Driving content intelligence opportunities with RPA vendors
Robotic process automation is one of the more promising and exciting tools in an organization’s digital transformation tool bag. Early uses have delivered a strategic impact on meaningful business processes innovation, and as a result, it’s getting C-suite level interest.
Forrester Research has made several public statements about the dramatic increase in inquiries on RPA in just the last six-months. C-suite interest was also clearly evident by the audience attendance at various RPA and AI conferences I attended throughout 2017 and was heavily influenced by larger digital transformation initiatives within their organizations.
As a result, RPA vendors are growing incredibly fast with many being VC funded. In 2016, there was a record $5B venture capital funds flowing into AI companies worldwide, an increase of 60 percent compared to 2015. This has some important consequences on how information management companies can collaborate with RPA providers. But first, a few challenges must be overcome before the opportunities are realized.
Not Invented Here Syndrome
It’s important to understand that while most RPA vendors are focused on their own IP, they need additional capabilities to enable robust information, document and data capture and seamless access and integration into enterprises’ applications. However, many cannot increase their resources fast enough to deal with growing demand, and consequently, are unable to allocate resources to learn about complimentary technologies.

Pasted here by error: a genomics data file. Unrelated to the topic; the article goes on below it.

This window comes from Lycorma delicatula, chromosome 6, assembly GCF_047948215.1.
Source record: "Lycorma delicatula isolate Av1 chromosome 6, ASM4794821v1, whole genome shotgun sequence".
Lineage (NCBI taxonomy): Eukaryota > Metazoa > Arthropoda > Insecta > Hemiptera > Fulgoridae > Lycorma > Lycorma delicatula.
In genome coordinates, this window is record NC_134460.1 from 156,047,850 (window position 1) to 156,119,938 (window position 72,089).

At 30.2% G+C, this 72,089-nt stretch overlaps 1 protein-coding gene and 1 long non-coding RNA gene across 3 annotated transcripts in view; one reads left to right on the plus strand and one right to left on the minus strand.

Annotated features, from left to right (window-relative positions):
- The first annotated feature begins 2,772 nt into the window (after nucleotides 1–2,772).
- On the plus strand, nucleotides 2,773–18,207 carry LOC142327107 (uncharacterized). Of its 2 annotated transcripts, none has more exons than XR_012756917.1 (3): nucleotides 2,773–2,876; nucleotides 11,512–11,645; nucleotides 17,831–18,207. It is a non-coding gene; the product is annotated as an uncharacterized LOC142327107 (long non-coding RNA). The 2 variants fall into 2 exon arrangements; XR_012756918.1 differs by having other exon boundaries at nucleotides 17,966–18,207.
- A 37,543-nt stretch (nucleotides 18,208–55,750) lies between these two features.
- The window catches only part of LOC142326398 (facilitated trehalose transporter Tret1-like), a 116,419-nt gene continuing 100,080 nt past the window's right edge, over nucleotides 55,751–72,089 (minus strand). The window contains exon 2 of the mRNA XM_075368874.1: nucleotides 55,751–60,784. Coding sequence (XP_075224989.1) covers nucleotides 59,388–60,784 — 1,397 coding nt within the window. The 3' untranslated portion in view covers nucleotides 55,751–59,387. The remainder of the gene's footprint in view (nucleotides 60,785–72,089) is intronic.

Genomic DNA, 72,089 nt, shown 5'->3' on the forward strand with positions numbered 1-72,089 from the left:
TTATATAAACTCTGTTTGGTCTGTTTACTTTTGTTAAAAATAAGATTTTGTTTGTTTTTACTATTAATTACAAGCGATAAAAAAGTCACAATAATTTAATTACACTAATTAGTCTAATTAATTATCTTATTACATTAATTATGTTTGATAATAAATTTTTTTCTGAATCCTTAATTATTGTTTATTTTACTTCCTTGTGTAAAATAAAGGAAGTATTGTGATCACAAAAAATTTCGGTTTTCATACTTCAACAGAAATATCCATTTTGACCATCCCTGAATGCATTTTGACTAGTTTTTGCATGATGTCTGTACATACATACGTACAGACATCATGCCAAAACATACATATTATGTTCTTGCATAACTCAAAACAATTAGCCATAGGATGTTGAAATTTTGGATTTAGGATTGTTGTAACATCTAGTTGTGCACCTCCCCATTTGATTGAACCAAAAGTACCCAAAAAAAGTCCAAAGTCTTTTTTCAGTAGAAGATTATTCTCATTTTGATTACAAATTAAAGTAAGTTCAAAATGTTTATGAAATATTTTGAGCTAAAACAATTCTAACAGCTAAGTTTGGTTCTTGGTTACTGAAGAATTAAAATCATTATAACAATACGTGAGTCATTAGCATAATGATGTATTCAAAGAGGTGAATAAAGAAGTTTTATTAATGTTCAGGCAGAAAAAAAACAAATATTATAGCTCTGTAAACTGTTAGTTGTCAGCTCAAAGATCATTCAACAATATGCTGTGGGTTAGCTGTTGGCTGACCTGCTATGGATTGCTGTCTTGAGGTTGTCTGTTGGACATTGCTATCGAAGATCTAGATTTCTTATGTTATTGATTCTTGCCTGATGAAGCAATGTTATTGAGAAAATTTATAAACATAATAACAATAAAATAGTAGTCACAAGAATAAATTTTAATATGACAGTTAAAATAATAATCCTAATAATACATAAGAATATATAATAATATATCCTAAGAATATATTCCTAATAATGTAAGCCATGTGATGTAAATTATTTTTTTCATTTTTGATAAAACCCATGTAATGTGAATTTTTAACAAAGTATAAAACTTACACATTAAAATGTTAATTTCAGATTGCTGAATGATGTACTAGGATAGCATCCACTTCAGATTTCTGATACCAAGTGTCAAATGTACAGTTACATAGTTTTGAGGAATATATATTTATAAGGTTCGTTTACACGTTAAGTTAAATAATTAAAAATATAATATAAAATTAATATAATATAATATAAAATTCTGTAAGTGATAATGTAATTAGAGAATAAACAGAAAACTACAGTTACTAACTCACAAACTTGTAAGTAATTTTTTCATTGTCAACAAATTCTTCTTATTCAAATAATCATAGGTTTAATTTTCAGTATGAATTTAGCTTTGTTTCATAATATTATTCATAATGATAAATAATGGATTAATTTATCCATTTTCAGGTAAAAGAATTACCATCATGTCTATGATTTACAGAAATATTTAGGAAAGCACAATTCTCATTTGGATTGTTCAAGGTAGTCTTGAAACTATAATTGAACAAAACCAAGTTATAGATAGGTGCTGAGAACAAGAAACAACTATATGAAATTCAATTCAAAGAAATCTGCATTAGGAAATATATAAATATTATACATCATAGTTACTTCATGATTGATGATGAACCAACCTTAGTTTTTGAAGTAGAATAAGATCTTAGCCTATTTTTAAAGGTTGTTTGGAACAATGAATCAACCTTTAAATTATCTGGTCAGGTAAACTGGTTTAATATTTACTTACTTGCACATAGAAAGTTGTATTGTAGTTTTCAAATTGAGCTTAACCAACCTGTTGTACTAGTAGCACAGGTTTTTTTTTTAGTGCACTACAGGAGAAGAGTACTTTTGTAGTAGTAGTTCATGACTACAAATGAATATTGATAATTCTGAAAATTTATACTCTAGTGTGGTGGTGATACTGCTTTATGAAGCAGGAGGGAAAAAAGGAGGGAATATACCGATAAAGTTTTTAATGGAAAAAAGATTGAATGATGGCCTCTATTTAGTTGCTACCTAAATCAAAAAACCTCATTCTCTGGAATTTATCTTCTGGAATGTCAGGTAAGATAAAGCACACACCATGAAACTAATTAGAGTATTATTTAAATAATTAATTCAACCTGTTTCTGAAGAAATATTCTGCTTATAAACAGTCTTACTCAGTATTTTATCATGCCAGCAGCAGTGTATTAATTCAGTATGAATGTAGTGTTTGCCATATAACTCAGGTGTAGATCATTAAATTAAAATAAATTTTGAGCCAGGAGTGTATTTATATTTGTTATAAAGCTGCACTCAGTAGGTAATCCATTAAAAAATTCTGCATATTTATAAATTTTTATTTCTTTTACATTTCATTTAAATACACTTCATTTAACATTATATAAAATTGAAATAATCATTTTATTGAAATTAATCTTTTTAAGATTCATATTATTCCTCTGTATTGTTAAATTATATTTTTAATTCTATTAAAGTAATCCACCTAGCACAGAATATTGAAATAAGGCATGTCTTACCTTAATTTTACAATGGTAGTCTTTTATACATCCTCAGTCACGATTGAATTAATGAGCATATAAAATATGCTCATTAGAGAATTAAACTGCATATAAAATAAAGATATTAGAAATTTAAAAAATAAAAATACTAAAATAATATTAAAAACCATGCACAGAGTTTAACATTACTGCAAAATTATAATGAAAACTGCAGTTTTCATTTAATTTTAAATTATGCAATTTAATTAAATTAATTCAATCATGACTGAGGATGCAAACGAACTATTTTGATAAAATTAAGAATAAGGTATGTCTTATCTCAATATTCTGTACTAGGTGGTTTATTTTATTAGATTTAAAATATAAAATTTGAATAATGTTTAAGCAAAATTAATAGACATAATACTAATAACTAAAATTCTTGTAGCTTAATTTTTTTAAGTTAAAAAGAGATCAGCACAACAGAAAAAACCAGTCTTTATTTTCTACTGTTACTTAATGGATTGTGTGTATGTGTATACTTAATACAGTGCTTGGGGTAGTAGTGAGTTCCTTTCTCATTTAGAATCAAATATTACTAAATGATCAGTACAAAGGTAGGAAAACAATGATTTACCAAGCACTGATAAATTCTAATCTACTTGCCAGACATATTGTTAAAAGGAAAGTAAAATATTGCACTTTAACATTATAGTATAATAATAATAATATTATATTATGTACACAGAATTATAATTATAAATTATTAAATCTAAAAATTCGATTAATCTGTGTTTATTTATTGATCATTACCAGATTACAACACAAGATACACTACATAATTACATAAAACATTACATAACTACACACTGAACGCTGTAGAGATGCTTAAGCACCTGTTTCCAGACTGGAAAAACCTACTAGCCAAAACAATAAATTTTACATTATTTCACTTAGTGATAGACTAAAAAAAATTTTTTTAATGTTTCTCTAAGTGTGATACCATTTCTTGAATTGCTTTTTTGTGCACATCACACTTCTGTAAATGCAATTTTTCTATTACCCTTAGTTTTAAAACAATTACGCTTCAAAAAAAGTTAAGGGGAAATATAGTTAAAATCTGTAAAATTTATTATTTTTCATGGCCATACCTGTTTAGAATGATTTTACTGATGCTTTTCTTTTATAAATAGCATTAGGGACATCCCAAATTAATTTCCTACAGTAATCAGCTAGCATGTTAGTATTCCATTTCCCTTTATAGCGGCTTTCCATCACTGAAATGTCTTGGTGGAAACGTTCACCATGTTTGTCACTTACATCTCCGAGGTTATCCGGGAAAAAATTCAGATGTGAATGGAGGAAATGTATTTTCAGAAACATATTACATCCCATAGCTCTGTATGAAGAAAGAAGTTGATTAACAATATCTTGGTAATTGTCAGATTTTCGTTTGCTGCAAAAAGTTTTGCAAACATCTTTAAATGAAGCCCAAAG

Compounding this challenge is the common “not invented here” syndrome where, for a variety of reasons, they prefer technologies organically grown rather than best-of-breed, proven technologies.
When partnering with an RPA vendor, it’s important to fully comprehend the various levels of RPA capabilities to ensure the best resources are utilized.
Currently, RPA solutions are moving rapidly past the screen scraping roots of the industry into highly complex value-added solutions that drive real business benefits. Document classification and automated data extraction of structured and semi-structured documents (accounts payable automation for example) are seen as high value RPA use cases.
Also, more advanced organizations have begun to look for entity extraction capabilities so they can build robots that can process unstructured content. This helps companies be more responsive and automated related to customer inquiries and process decisions. Many vendors and customers are associating the term cognitive with these advanced capabilities.
There is also a lot at stake with investing in RPA. According to the 2017 McKinsey Global Institute report, “A Future that Works: Automation, Employment and Productivity,” labor associated with technically automatable activities consists of 1.1 billion FTEs worldwide, and the wages associated with technically automatable activities is $15.8 trillion worldwide. With this in mind, think of RPA use cases as a series of three steps on a stairway.
The first step being the orchestration of basic repetitive tasks. In many instances, corporate business users are creating robots without any prior training and having a positive impact on productivity and efficiency. Customers don’t need vendor support or professional services… heck, they don’t even need IT. RPA has established a self-service mindset relative to orchestration and automation.